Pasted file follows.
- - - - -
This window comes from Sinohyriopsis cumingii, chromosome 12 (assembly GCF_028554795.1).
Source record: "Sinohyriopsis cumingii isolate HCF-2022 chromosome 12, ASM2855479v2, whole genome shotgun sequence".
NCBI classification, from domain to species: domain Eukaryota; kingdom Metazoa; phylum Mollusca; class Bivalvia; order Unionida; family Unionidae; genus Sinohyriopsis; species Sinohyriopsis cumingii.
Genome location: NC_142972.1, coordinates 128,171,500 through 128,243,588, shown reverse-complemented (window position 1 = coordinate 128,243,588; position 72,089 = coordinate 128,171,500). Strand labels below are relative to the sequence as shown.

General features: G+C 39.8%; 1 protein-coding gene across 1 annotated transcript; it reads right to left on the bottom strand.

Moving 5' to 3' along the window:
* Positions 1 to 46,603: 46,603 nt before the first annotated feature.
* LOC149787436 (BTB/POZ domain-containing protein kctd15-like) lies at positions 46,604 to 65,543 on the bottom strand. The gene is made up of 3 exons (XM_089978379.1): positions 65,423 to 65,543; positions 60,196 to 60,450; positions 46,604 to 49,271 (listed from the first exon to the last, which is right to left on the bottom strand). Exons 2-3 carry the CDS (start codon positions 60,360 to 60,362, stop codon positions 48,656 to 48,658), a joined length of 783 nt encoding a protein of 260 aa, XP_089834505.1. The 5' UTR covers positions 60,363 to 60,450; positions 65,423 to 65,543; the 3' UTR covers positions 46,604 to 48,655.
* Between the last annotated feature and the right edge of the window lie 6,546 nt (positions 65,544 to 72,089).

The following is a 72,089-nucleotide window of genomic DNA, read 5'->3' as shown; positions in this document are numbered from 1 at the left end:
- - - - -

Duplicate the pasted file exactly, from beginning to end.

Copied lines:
This window comes from Sinohyriopsis cumingii, chromosome 12 (assembly GCF_028554795.1).
Source record: "Sinohyriopsis cumingii isolate HCF-2022 chromosome 12, ASM2855479v2, whole genome shotgun sequence".
NCBI classification, from domain to species: domain Eukaryota; kingdom Metazoa; phylum Mollusca; class Bivalvia; order Unionida; family Unionidae; genus Sinohyriopsis; species Sinohyriopsis cumingii.
Genome location: NC_142972.1, coordinates 128,171,500 through 128,243,588, shown reverse-complemented (window position 1 = coordinate 128,243,588; position 72,089 = coordinate 128,171,500). Strand labels below are relative to the sequence as shown.

General features: G+C 39.8%; 1 protein-coding gene across 1 annotated transcript; it reads right to left on the bottom strand.

Moving 5' to 3' along the window:
* Positions 1 to 46,603: 46,603 nt before the first annotated feature.
* LOC149787436 (BTB/POZ domain-containing protein kctd15-like) lies at positions 46,604 to 65,543 on the bottom strand. The gene is made up of 3 exons (XM_089978379.1): positions 65,423 to 65,543; positions 60,196 to 60,450; positions 46,604 to 49,271 (listed from the first exon to the last, which is right to left on the bottom strand). Exons 2-3 carry the CDS (start codon positions 60,360 to 60,362, stop codon positions 48,656 to 48,658), a joined length of 783 nt encoding a protein of 260 aa, XP_089834505.1. The 5' UTR covers positions 60,363 to 60,450; positions 65,423 to 65,543; the 3' UTR covers positions 46,604 to 48,655.
* Between the last annotated feature and the right edge of the window lie 6,546 nt (positions 65,544 to 72,089).

The following is a 72,089-nucleotide window of genomic DNA, read 5'->3' as shown; positions in this document are numbered from 1 at the left end: